According to the National Center for Charitable Statistics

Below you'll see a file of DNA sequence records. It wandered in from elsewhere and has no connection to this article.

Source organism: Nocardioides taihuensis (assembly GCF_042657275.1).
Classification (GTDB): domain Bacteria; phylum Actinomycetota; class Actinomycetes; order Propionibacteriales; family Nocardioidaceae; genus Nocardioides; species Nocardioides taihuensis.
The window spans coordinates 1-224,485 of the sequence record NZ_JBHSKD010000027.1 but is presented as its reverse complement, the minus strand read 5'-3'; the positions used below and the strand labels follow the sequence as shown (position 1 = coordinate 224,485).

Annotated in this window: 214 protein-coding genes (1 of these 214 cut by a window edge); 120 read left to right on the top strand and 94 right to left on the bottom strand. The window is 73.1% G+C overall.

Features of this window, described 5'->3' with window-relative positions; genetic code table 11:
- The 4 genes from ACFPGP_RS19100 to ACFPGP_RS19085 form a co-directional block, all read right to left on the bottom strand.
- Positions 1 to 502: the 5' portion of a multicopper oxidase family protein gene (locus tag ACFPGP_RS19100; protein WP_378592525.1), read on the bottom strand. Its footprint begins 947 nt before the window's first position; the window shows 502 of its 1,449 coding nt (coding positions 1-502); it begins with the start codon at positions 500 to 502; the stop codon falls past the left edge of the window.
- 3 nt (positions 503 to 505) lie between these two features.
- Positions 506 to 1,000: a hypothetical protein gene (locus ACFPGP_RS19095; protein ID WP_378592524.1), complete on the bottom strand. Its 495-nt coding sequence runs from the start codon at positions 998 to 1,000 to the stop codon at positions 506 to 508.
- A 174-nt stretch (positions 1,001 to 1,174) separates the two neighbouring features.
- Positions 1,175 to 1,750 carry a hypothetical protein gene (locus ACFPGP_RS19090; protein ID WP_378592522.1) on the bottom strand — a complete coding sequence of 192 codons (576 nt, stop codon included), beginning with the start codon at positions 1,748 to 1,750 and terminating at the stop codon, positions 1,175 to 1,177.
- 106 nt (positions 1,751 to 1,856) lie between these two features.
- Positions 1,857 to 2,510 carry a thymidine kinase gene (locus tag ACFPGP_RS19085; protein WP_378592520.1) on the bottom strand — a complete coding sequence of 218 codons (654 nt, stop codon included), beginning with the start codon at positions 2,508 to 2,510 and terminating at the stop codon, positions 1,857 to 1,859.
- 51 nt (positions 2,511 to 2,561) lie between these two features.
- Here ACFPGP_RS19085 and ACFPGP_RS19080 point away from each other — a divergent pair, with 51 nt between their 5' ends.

, there are more than 1.5 million nonprofit and charity-based organizations in the United States. That is a lot of people working hard for less money than they could earn in the private sector, just for trying to create some positive change in the world and help others in need. But it also means that there are at least one million organizations out there in America who are renting offices, paying for telecommunications support and Internet services, and even paying janitors to clean their offices, all when they really don’t need to. The concept of the traditional office is an outdated one. Much of the work of even fairly conservative nonprofits can be accomplished just as easily when nonprofit professionals are working from home, meeting at a central location, or working in the field. In fact, a virtual office may offer a nonprofit or charity organization enough benefits that they can spend more time working in the field with clients and less time at a desk working through the details of infrastructure and intake. Let’s look at some of the ways a nonprofit organization might utilize the features of a virtual office and then examine a rough timeline that demonstrates how a nonprofit might be able to pull the plug on their traditional office model.